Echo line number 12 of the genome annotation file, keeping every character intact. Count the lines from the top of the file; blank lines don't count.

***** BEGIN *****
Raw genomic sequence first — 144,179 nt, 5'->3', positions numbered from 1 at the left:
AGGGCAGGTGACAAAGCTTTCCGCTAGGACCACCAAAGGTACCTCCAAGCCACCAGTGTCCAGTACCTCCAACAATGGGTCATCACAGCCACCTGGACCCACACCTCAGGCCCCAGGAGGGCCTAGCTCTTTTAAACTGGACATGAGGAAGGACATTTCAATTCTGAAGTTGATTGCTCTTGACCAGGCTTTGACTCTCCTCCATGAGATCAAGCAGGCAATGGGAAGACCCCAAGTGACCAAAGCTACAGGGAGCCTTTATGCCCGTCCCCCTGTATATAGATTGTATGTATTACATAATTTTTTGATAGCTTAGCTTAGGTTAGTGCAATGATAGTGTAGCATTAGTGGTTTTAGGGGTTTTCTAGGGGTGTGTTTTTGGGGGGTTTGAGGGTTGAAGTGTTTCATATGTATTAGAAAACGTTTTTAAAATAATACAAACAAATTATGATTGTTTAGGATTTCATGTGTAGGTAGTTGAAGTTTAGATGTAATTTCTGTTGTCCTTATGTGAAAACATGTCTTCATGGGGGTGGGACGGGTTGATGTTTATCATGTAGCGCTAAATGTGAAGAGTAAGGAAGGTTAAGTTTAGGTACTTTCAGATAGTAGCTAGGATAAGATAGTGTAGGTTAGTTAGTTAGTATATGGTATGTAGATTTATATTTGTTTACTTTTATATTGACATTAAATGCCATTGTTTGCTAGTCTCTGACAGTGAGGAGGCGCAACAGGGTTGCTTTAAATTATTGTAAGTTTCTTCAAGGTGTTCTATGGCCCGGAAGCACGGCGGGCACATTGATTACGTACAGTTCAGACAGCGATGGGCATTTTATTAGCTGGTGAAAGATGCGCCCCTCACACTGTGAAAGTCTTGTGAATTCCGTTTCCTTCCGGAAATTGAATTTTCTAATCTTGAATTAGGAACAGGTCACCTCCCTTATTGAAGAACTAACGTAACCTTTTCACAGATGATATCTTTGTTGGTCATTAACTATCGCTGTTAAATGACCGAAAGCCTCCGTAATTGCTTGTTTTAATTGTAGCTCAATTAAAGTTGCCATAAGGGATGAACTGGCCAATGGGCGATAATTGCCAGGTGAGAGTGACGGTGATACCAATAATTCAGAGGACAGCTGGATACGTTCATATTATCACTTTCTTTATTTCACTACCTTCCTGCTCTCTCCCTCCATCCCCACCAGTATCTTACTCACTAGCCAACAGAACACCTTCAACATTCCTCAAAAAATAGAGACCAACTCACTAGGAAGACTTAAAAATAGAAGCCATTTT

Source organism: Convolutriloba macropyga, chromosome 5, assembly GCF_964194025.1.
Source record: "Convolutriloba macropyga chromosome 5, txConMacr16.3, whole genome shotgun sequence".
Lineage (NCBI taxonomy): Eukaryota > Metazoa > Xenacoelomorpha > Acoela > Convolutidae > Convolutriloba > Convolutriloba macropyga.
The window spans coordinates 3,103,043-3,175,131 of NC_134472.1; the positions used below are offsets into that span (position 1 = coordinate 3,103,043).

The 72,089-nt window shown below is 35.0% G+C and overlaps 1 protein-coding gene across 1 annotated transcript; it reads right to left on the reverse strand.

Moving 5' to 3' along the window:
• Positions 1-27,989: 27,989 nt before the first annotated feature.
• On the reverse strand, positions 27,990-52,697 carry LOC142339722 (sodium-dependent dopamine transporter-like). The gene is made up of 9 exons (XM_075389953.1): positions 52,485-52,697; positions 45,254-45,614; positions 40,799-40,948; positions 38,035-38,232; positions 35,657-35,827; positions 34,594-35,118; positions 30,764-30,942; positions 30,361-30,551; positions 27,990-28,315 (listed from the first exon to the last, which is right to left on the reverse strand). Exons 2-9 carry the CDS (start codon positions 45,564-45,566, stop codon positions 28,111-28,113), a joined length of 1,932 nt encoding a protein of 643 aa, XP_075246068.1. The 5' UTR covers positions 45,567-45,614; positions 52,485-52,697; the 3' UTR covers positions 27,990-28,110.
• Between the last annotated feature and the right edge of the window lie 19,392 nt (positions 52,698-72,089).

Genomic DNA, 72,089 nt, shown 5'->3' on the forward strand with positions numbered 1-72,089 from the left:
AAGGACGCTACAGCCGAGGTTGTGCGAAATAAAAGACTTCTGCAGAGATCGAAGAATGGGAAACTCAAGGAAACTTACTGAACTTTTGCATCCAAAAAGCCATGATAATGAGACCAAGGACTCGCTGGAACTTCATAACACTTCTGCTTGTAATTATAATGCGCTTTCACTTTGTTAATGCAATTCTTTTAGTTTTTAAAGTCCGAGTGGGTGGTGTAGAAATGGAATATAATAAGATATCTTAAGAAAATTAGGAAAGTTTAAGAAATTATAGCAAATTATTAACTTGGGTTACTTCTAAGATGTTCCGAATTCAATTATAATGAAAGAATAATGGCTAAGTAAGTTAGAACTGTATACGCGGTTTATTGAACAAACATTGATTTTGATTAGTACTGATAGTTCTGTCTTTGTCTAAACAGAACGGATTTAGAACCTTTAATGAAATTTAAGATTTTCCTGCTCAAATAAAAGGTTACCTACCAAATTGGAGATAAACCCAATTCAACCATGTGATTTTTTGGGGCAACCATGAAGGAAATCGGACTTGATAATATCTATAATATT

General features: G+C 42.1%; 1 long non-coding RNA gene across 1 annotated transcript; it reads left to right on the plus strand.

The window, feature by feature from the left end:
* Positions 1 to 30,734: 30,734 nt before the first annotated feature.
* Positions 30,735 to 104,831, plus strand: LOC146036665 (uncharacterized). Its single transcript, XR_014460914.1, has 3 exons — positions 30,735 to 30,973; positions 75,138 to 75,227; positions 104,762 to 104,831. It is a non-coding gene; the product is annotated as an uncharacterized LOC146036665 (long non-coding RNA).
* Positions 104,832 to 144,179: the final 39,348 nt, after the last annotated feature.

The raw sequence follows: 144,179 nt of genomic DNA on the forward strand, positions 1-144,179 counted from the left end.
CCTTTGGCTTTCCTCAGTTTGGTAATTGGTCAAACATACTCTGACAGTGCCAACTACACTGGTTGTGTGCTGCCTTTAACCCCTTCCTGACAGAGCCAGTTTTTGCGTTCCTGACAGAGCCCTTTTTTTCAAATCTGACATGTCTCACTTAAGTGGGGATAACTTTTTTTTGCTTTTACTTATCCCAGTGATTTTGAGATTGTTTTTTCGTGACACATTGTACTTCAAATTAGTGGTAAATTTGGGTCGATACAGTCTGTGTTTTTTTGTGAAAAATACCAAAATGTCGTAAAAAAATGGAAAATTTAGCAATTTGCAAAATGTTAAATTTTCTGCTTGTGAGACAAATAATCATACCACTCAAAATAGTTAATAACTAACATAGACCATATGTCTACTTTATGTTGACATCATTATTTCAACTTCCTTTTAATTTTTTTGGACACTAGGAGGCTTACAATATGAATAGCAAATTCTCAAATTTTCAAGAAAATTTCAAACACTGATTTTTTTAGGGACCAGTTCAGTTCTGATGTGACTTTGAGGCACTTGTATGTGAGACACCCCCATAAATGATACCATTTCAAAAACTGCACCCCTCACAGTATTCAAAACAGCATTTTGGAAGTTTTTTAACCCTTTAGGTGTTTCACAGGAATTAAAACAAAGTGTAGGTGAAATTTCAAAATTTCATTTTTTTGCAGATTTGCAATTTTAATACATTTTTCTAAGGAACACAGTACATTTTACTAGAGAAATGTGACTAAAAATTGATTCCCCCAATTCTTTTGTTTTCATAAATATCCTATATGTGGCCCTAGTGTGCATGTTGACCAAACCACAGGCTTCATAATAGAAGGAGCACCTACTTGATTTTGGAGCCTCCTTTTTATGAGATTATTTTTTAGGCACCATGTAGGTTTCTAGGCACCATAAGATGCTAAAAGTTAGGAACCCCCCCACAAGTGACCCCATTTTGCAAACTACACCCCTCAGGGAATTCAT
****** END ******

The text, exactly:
Genomic DNA, 72,089 nt, shown 5'->3' on the forward strand with positions numbered 1-72,089 from the left: